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Glorious yet little known hinterland gem

Residents and visitors gather to celebrate the hall centenary in 2017.

History

Glorious yet little known hinterland gem

Cooloolabin may not be one of the better-known  Sunshine Coast localities but, writes AUDIENNE BLYTH, it sits like a gem in the crown behind Yandina.

The views from Point Glorious extend to the Pacific Ocean, from Double Island Point to the Glasshouse Mountains and on a hot day, the air is always cooler at Cooloolabin than on the coast.

Visitors are impressed with the heavily-timbered forest, now Mapleton National Park, and the dam. There is evidence of use by First Nations people. The name Cooloolabin comes from Aboriginal words meaning place of native bears.

Centrepiece of the locality is the Cooloolabin Hall, first known as the School of Arts and officially opened in January 1917. And 107 years later, it is run by Cooloolabin Hall Association Incorporated, CHAI.

The Fraser family were the first settlers and gave land for the hall and a tennis court. Other early settler families who worked to establish the hall were Ivins, Grigor, Kennison, Humphreys, Hillier, Love, Smith, McBaron, Drummond, Morrison and Allendorf. Subscriptions funded a lending library and a piano and an accordion for dances and social occasions.

Some of the first groups to use the hall were church groups – Baptists, Presbyterians, Methodists and the Salvation Army which took one Sunday each month, generally arriving by horse.

A rifle club and farmers’ groups met there. Timber getting, dairying and growing bananas and citrus were the early industries. The Cooloolabin State School functioned as a one-teacher school from 1915-1962. Children were then taken by bus to nearby schools.

By 1919, a Lawn Tennis Club had been established. In an idyllic setting, families would gather to play tennis Saturday afternoons followed by a basket tea and a dance “‘til all hours” in the hall.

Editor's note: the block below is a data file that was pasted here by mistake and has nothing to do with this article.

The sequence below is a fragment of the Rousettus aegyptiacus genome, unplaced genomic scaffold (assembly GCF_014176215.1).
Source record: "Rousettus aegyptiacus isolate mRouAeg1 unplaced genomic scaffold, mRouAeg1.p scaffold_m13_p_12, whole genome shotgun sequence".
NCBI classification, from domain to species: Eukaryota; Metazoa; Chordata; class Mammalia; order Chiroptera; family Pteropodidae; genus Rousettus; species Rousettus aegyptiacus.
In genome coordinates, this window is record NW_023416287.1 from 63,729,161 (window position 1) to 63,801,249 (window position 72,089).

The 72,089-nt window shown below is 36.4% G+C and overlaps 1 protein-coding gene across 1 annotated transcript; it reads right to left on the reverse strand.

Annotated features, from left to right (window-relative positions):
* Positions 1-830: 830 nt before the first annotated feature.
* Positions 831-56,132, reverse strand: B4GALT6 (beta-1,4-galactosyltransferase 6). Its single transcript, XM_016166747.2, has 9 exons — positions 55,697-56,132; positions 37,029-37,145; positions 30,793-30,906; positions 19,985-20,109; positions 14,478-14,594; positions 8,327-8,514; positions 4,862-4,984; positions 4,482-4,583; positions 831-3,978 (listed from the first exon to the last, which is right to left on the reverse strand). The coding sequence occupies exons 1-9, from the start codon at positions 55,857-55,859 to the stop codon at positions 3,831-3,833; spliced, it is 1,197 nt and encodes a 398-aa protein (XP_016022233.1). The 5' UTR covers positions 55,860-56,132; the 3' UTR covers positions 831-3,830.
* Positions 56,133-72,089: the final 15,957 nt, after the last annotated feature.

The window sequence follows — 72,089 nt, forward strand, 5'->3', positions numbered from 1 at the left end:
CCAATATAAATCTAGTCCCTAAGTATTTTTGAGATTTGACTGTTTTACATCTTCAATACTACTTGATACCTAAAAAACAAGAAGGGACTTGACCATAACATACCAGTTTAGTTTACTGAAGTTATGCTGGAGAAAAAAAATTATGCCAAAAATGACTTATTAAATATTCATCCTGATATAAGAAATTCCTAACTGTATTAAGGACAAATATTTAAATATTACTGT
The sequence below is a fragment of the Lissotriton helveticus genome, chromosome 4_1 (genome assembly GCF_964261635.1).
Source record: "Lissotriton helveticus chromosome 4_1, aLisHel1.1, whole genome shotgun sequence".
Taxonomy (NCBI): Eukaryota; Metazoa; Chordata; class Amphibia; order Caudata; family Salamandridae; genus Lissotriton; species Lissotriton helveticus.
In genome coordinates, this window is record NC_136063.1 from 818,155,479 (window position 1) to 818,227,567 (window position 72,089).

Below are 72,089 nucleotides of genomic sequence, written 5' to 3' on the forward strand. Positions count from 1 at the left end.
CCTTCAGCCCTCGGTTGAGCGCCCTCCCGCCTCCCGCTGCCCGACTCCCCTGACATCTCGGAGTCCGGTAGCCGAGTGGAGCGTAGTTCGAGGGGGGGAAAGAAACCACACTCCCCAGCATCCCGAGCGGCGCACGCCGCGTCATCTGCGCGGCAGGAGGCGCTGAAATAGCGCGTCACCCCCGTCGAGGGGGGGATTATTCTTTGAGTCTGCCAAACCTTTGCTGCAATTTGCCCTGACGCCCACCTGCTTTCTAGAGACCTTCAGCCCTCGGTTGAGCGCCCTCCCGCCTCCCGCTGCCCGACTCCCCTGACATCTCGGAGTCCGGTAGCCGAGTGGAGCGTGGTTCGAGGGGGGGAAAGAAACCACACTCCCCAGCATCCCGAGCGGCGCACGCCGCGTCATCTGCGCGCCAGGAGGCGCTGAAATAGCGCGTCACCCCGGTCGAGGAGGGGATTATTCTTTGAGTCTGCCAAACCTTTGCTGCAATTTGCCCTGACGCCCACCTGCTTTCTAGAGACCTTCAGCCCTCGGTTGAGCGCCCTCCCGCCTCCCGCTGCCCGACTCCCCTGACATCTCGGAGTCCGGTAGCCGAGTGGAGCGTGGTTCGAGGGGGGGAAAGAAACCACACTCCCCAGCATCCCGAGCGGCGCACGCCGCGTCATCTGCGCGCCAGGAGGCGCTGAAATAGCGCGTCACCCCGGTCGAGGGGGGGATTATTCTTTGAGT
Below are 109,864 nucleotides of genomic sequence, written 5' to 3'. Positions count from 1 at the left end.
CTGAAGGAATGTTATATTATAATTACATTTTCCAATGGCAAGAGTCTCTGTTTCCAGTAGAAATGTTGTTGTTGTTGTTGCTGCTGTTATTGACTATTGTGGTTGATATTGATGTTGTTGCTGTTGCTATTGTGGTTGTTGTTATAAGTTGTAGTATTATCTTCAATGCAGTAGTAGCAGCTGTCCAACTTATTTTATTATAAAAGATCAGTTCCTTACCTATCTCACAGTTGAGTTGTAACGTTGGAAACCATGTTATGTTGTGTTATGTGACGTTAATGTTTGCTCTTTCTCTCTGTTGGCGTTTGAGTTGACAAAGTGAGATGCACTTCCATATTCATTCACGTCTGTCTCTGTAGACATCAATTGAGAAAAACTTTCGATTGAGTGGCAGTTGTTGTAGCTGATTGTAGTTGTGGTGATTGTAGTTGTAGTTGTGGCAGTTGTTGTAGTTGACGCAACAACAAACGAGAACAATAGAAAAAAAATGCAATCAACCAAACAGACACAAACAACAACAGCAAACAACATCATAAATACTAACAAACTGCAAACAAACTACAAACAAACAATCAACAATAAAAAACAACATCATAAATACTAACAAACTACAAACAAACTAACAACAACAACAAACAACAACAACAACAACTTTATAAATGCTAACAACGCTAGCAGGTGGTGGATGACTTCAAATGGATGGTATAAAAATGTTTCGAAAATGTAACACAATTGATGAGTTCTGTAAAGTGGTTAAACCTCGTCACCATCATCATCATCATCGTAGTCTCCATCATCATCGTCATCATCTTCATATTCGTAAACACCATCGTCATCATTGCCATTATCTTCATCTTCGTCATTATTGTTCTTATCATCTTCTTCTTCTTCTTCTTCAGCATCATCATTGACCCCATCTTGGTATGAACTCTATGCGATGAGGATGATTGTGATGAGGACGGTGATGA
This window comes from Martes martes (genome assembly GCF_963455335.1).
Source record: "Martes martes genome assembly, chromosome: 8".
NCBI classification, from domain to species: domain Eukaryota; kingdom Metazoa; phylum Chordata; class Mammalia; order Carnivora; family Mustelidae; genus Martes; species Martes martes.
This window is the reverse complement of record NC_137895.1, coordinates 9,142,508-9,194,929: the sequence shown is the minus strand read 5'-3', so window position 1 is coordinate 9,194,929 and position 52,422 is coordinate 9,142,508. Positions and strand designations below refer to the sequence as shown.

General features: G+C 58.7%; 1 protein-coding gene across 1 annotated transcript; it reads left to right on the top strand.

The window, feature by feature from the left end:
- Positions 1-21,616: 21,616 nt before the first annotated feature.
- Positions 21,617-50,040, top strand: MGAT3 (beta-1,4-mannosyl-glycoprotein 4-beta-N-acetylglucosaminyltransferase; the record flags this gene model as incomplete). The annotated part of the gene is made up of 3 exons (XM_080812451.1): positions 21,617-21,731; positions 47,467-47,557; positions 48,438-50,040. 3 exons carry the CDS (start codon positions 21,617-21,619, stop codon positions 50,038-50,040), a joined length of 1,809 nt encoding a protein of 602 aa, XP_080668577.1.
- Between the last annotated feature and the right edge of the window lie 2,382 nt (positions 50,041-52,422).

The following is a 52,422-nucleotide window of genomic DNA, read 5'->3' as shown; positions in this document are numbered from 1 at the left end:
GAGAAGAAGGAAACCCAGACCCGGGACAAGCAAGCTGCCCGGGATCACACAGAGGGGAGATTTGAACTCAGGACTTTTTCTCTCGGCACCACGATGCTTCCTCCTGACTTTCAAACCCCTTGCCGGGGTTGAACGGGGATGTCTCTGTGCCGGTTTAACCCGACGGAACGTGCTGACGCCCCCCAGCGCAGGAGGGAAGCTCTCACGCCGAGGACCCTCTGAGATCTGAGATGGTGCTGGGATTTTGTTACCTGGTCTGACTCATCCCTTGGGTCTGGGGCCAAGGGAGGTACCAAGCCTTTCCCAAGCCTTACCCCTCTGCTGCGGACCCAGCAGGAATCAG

In the 1920s, “picture man” Mr Moskyn travelled to the hall once a month to show silent films with his own portable projector.

The Johnston family delivered cream three times a week to Yandina in a two-horse wagon. They returned with mail and groceries. In the 1930s they used an A-model Ford utility. This mail service continued into the 1950s. Facilities were gained by perseverance and lobbying.

Communication by 1938 was by public pay telephone which sat in a box on a fence outside Arthur and Gladys Johnston’s house. Later, a telephone exchange serving the four to six resident families was built in the Johnston’s house and looked after 24 hours a day by Gladys.

It closed in 1963 and was replaced by a direct line through to Yandina. Power came in 1965.

Residents depend on the condition of Cooloolabin Road and have always campaigned for improvements.

Cooloolabin’s vast timber resources have been used by various sawmills.

Jocumsen’s Sawmill operated there from 1919 to the mid 1920s. Fosters’ Sawmill operated from 1932-1945. During World War II, a US Navy team, the 55th Seabees, supplied large quantities of sawn timber and piles for wharves on bases in the Pacific.

Wilkinsons’ Yandina Sawmill was kept supplied with logs.

In February 1954, one of the worst cyclones to strike the Sunshine Coast demolished the hall. With community working bees and donations it was rebuilt using the salvaged timbers and was re-opened at a Grand Ball on August, 13, 1955.

During the 1950s and 1960s, catering for social functions meant hearty suppers of sandwiches and cakes. The hall had a reputation for good dances on an excellent floor.

The Image Flat-Cooloolabin Fire Brigade and the community have supported modernisation of the hall and it continues to provide a gathering point.

 Cooloolabin, Gem of the Hinterland, by Audienne Blyth and Elaine Ogilvie, can be purchased from the hall committee, call 0409 493 305.

 

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